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Is My Plan to Deal With My United Recovery Debt a Good One?

“Dear Steve,

1. 1993 – I get a credit card, my first and only (Cap One).

2. It’s fine for several years.

3. 2003 – Divorce, followed by scary major illness; unable to work. Disaster. Balance creeping up.

4. More disaster. Long irrelevant story. I use the cc to pay the rent. Keeping the roof over the kids’ heads.

5. I Struggle with the balance a couple more years.

6. I regain my health. Victory! Time to look for work.

7. 50+ yo female, homemaker since 1993. Apparently unemployable in this economy.

8. Another hit to my income. I stop making payments altogether.

9. May 2012 – last payment I made: $250 on a $4,477 balance. (limit $4,500)

10. Ex-husband, an attorney, offers to settle and pay the acct., since his actions partly caused the situation. I authorize him to negotiate on my behalf. He stalls for several months, then reneges.

11. Unable to promise any consistent payment, I avoid the situation, doing nothing.

12. I begin receiving voicemails from an unnamed collection agency. I ignore them.

13. Feb. 2013. I receive a settlement offer from United Recovery Systems. They offer to settle for $4,510.60. They say my balance is $5,306.59. The offer was good for 10 days. I don’t open their letter until today.

14. Never say die! I start a small business. I work as an independent contractor and have the great blind luck to make some outstanding connections and even meet someone well respected in my field who personally mentors me. Finally something is going right.

15. Just in the nick of time. The last of my spousal support payments will be next month. Hopefully I can gear up my income fast enough to not have a period of homelessness when the support payments end.

16. Even though I will be unable to make significant progress on this debt until probably early next year, I want to make a payment plan with Cap One. If they can accept a tiny token payment each month for the rest of 2013, I believe I can pay the whole amount over the course of 2014.

– Is my plan a good one? What would be a better plan?

– Can I negotiate directly with Cap One and leave United Recovery out of it?

– Will they take a token pmt of $10/mo. or so until my income gets off the ground?

– I need to move fast, before a lawsuit is filed – correct?

– What do I need to know/understand before I make the call?

– What should I say/ask?

– What should I watch out for?

– Can I get this done in one call? I hear a lot of stories about negotiations going on for months.

– Also, THANK YOU!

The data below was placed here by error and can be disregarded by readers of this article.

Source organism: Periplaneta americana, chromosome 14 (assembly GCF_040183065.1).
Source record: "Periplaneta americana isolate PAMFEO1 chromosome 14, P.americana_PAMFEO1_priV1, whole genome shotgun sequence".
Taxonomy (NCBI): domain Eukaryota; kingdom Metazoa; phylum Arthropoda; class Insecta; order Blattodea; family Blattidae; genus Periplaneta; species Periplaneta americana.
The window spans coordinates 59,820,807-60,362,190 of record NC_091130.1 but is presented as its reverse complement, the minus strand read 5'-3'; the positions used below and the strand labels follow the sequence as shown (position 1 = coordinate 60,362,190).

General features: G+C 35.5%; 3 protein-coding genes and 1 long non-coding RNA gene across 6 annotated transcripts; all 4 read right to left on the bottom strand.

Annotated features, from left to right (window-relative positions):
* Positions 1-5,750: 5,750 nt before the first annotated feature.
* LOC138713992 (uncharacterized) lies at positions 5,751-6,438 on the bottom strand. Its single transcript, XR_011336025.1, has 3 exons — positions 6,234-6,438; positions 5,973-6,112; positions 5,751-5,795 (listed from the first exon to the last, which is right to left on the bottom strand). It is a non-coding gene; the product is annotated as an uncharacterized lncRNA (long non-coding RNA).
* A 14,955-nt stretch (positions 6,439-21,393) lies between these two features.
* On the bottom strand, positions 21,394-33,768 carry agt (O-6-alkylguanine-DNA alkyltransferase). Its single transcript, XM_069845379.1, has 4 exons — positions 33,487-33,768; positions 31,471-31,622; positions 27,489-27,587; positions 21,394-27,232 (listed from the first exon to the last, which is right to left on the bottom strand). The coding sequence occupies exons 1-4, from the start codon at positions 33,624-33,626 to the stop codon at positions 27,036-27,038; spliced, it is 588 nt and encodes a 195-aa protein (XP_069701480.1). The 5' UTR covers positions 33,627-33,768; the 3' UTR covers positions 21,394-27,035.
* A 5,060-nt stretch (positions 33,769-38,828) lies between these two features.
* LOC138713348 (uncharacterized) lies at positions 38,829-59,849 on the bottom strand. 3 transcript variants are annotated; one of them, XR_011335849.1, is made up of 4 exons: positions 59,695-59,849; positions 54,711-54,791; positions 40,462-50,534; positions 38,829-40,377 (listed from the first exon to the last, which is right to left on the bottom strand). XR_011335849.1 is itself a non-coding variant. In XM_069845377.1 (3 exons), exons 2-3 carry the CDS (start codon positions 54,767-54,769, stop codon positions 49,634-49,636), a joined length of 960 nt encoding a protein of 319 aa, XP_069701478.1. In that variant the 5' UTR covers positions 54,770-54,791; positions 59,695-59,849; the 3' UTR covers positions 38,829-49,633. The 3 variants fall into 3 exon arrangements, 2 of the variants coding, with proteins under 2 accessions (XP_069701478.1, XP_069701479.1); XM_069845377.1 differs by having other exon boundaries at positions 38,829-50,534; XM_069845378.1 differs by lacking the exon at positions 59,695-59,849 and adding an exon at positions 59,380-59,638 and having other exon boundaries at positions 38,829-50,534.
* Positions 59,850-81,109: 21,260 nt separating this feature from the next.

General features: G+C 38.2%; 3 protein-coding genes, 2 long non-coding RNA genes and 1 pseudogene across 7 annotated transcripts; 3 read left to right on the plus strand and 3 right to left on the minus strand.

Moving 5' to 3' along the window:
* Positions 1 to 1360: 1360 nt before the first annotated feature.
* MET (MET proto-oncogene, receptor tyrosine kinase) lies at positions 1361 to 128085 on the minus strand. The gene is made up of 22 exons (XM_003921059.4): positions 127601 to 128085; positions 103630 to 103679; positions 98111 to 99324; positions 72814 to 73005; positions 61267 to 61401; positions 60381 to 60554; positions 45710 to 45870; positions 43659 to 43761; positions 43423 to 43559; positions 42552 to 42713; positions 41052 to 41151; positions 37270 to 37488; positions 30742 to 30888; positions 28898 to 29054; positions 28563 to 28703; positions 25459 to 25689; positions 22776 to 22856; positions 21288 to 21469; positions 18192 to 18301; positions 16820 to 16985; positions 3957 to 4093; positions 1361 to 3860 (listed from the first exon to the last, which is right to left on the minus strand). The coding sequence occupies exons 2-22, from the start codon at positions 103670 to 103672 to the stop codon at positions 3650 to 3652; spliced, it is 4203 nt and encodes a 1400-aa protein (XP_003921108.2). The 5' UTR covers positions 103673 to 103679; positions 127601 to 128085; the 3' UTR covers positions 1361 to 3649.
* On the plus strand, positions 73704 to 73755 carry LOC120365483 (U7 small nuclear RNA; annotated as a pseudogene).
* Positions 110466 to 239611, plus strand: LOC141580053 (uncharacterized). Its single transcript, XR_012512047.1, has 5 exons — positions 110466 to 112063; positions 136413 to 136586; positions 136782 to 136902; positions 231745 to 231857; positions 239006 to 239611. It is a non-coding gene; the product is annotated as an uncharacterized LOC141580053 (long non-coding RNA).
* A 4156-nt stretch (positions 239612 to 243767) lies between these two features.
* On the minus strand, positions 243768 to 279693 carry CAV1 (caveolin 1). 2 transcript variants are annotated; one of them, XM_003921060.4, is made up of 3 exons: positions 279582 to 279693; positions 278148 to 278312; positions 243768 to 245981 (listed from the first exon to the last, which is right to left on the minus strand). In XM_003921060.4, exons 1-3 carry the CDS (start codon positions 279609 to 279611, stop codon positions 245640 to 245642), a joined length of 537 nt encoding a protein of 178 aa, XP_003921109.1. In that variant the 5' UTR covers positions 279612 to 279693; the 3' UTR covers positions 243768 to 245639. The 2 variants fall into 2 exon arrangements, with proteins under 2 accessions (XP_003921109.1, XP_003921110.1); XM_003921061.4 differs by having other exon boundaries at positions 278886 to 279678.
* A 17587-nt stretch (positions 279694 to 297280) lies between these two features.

Dear Stella,

Thank you for being a tough champion.

I think if you are not making payments to Capital One at this point then we need to rethink your small payment strategy. Making token payments does nothing to stop anything.

If you wanted to try and settle these accounts yourself them you should read:

Debt Settlement Advice

You have some options here. The first thing I would focus on is getting yourself back to a point where you are saving money before you commit to tackling the debt.

Saving Money

stolen ideaYour best settlements are going to come when you have cash on hand to settle.

If you get sued you can always then consider bankruptcy as a way to stop the suit and discharge the debt.

But if this is your only debt let’s just focus on the wait and save strategy as the preferred route out.

It’s not clear if United Recovery is the new debt owner or acting as a third party collector and agent for Capital One.

If you have not made a payment for the last year, your account would have charged off six months ago and Capital One may have sold it to a new debt owner. In that case, dealing with Capital One would be pointless,

How much cash on hand do you have saved up and available in a savings account?

And then once we deal with this debt we need to get you back to rebuilding exceptional credit again.

Credit Score / Credit Repair Advice

Please post your responses and follow-up messages to me on this in the comments section below.

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About Steve Rhode

Steve Rhode
Steve Rhode is the Get Out of Debt Guy and has been helping good people with bad debt problems since 1994. You can learn more about Steve, here.

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